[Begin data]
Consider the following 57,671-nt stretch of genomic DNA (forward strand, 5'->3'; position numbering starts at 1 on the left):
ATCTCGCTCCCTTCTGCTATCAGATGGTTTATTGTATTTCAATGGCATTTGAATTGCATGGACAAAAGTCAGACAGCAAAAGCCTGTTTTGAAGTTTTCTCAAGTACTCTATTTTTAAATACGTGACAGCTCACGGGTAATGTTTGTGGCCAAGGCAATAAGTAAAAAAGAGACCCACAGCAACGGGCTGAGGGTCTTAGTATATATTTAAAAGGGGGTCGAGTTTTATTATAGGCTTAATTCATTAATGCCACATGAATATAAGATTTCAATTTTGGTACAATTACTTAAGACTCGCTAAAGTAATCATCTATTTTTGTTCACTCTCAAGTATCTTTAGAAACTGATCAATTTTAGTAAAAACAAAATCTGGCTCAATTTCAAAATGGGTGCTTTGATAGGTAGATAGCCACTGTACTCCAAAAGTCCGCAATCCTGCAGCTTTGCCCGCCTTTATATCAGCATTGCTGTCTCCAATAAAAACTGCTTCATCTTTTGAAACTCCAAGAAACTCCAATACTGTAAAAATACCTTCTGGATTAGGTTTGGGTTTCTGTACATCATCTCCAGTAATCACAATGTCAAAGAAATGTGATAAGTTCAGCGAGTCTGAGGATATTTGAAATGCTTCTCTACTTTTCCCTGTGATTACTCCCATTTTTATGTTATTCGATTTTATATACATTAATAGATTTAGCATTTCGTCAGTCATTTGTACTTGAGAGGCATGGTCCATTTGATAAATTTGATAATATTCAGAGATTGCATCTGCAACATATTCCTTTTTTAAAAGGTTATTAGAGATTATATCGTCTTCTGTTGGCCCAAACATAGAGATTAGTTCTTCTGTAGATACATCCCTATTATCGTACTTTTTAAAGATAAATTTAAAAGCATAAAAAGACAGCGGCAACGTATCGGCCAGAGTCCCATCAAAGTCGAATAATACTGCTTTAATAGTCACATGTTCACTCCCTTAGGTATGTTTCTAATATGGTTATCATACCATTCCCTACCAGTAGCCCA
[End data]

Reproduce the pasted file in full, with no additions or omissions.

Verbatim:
Consider the following 57,671-nt stretch of genomic DNA (forward strand, 5'->3'; position numbering starts at 1 on the left):
ATCTCGCTCCCTTCTGCTATCAGATGGTTTATTGTATTTCAATGGCATTTGAATTGCATGGACAAAAGTCAGACAGCAAAAGCCTGTTTTGAAGTTTTCTCAAGTACTCTATTTTTAAATACGTGACAGCTCACGGGTAATGTTTGTGGCCAAGGCAATAAGTAAAAAAGAGACCCACAGCAACGGGCTGAGGGTCTTAGTATATATTTAAAAGGGGGTCGAGTTTTATTATAGGCTTAATTCATTAATGCCACATGAATATAAGATTTCAATTTTGGTACAATTACTTAAGACTCGCTAAAGTAATCATCTATTTTTGTTCACTCTCAAGTATCTTTAGAAACTGATCAATTTTAGTAAAAACAAAATCTGGCTCAATTTCAAAATGGGTGCTTTGATAGGTAGATAGCCACTGTACTCCAAAAGTCCGCAATCCTGCAGCTTTGCCCGCCTTTATATCAGCATTGCTGTCTCCAATAAAAACTGCTTCATCTTTTGAAACTCCAAGAAACTCCAATACTGTAAAAATACCTTCTGGATTAGGTTTGGGTTTCTGTACATCATCTCCAGTAATCACAATGTCAAAGAAATGTGATAAGTTCAGCGAGTCTGAGGATATTTGAAATGCTTCTCTACTTTTCCCTGTGATTACTCCCATTTTTATGTTATTCGATTTTATATACATTAATAGATTTAGCATTTCGTCAGTCATTTGTACTTGAGAGGCATGGTCCATTTGATAAATTTGATAATATTCAGAGATTGCATCTGCAACATATTCCTTTTTTAAAAGGTTATTAGAGATTATATCGTCTTCTGTTGGCCCAAACATAGAGATTAGTTCTTCTGTAGATACATCCCTATTATCGTACTTTTTAAAGATAAATTTAAAAGCATAAAAAGACAGCGGCAACGTATCGGCCAGAGTCCCATCAAAGTCGAATAATACTGCTTTAATAGTCACATGTTCACTCCCTTAGGTATGTTTCTAATATGGTTATCATACCATTCCCTACCAGTAGCCCA